Despite having a keen interest in all types of Victorian crime, I have to admit that I’ve always felt bewildered by ‘Jack the Ripper’, as there’s so much already written about the Whitechapel murders and it’s hard to know where to begin. However, all that changed when I recently came face-to-face with one of the victims.
The City of London Police Museum is now established in its new home at the Guildhall Library – I went along to see the permanent exhibition. After the displays recounting the history of this unique police force, I turned the corner into the next section to be confronted with images connected with the murder of Catherine Eddowes, one of the victims attributed to Jack the Ripper.
At 1.44 am on Sunday 30 September 1888, PC Edward Watkins of the City of London Police walked into Mitre Square, near Aldgate, on his regular beat. He had visited the cobbled square, surrounded by tall warehouses, 14 minutes earlier, and nothing had been amiss. This time, however, he came across a sight that shocked him to the core. Near the carriage entrance, he caught sight of the dim outline of a person slumped against the wall. Thinking it was someone in a drunken state, the officer approached with his lantern to find the body of a woman lying in a pool of blood. Her skirts were pulled up, revealing her badly mutilated body, and her face was severely disfigured.
PC Watkins immediately alerted a night watchman lodging nearby and within minutes more police officers and a doctor arrived at the scene. The body was photographed before being removed to the mortuary for further examination. This was the fourth victim in a spree of violent killings at the hand of the mysterious figure known only as ‘Jack the Ripper’. Just half an hour earlier, the body of another victim Elizabeth Stride had been discovered within a few minutes’ walk of Mitre Square – there was no doubt that a bloodthirsty murderer was on the rampage in the dark streets of Whitechapel: ‘The whole country was horrified beyond measure by the news that not only one ghastly crime had been discovered, but two.’ (Chief Inspector Walter Dew, C.I.D.)
There was nothing to identify the latest victim. She was shabbily dressed, wearing layers of dirty clothing. The police noticed that a piece of linen from her apron had been torn away and was missing. The only other clues were were a couple of pawn tickets for clothing in her pocket. A short while later, another police officer found a fragment of bloodied cloth a few streets away, above which an anti-Semitic message had been chalked on the wall. Concerned that it might cause a riot, his superiors ordered the message to be erased, before there was even time to photograph it.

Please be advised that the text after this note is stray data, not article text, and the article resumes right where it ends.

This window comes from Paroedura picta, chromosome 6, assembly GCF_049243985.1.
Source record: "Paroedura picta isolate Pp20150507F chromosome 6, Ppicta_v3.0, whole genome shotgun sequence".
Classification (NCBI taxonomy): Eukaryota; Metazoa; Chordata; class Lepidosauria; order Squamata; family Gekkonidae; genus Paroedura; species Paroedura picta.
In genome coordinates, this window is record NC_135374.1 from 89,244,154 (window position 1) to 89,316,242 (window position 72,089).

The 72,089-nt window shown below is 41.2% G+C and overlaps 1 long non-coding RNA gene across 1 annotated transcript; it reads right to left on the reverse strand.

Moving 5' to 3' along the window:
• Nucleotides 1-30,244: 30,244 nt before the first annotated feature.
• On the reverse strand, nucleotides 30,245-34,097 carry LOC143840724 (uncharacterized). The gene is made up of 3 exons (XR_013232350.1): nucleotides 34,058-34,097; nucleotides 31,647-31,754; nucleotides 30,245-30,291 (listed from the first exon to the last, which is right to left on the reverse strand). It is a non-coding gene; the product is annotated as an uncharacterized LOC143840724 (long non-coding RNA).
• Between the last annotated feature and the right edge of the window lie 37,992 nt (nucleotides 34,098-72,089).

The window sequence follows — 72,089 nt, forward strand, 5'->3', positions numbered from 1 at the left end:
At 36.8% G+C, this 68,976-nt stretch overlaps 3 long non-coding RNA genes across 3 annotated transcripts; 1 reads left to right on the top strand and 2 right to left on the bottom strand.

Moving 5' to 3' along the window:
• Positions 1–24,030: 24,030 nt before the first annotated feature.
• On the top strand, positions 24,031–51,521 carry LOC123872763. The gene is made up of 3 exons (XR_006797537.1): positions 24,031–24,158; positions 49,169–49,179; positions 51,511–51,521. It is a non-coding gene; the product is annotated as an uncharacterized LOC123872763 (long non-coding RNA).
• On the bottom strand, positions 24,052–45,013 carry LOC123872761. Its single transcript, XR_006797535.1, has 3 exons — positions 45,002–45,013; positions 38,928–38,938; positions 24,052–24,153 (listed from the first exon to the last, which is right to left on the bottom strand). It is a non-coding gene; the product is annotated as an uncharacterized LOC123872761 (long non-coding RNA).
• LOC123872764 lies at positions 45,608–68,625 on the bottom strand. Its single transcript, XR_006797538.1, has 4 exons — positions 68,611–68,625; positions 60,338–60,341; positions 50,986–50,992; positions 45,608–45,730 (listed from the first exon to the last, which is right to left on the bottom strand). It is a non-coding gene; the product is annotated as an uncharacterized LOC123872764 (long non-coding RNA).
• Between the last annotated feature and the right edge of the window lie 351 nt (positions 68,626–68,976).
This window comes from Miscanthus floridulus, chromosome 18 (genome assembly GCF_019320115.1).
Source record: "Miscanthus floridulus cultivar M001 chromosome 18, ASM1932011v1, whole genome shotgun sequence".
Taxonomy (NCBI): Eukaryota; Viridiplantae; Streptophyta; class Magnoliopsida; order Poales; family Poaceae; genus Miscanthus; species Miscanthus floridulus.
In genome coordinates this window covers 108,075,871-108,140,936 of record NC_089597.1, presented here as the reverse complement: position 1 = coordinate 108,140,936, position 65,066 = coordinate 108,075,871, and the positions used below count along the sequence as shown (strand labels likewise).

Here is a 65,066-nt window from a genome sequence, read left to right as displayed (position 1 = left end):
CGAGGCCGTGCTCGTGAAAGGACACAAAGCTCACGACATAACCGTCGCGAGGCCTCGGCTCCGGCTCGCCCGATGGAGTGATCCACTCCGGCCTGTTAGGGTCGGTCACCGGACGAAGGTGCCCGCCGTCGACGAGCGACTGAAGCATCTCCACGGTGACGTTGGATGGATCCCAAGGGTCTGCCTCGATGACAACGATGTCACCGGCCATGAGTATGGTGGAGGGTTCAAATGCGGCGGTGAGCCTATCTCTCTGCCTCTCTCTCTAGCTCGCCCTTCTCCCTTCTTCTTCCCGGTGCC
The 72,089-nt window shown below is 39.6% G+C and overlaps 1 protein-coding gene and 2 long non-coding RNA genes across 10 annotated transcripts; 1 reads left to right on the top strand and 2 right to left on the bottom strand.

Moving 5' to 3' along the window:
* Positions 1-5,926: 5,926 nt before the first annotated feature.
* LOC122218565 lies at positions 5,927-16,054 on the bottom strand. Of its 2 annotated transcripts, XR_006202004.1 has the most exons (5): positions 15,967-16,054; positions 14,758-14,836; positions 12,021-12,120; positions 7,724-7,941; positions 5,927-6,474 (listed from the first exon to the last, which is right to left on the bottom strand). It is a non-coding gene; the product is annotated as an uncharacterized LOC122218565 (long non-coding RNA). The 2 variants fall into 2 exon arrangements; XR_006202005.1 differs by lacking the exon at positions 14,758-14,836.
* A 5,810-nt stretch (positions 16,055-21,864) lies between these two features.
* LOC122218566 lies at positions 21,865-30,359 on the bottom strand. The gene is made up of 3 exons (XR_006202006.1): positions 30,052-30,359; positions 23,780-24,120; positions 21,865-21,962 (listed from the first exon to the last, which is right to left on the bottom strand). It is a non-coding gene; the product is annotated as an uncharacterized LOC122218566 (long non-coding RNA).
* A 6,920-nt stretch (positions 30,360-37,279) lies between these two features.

The piece of cloth was thought to have belonged to the victim’s apron and the police initially thought the killer might have used it to wipe his hands – as fingerprinting wasn’t available at this time, it was useless as evidence. The Ripper’s fourth victim remained unidentified for several days, until labourer John Kelly came forward to confirm that she was his common-law wife, Catherine Eddowes. The pawn tickets corroborated her identity, as she had received them from a friend.
Catherine Eddowes was born in 1842 in Wolverhampton. She was the sixth of 12 children and her family moved to Bermondsey when she was almost two years old. By the age of 15, both Catherine’s parents had died and she was left to fend for herself. Initially she returned to Wolverhampton to stay with her aunt, where she met army pensioner Thomas Conway, after which she travelled around with him, earning money where they could. The couple, who had three children, were living in Westminster in 1868 and they stayed together until 1881. After her separation from Conway, Catherine entered into a relationship with John Kelly.
At the time of her murder, Catherine was lodging in Flower and Dean Street, in one of the poorest districts of East London. During the evening of 29 September, Catherine had been drinking heavily and was arrested for drunkenness. She was detained in a cell at Bishopsgate police station until she sobered up, and then released at 1 am, just 30 minutes before her death.
Catherine Eddowes was the only one of Jack the Ripper’s canonical victims to have been killed within the jurisdiction of the City of London Police. Following the discovery of her body in Mitre Square, the force had to work together with the Metropolitan Police to stop this violent killer. Catherine was buried in the City of London Cemetery, near to the Ripper’s first known victim, Mary Ann Nichols. As we all know, her killer was never caught. I shall have to carry on investigating…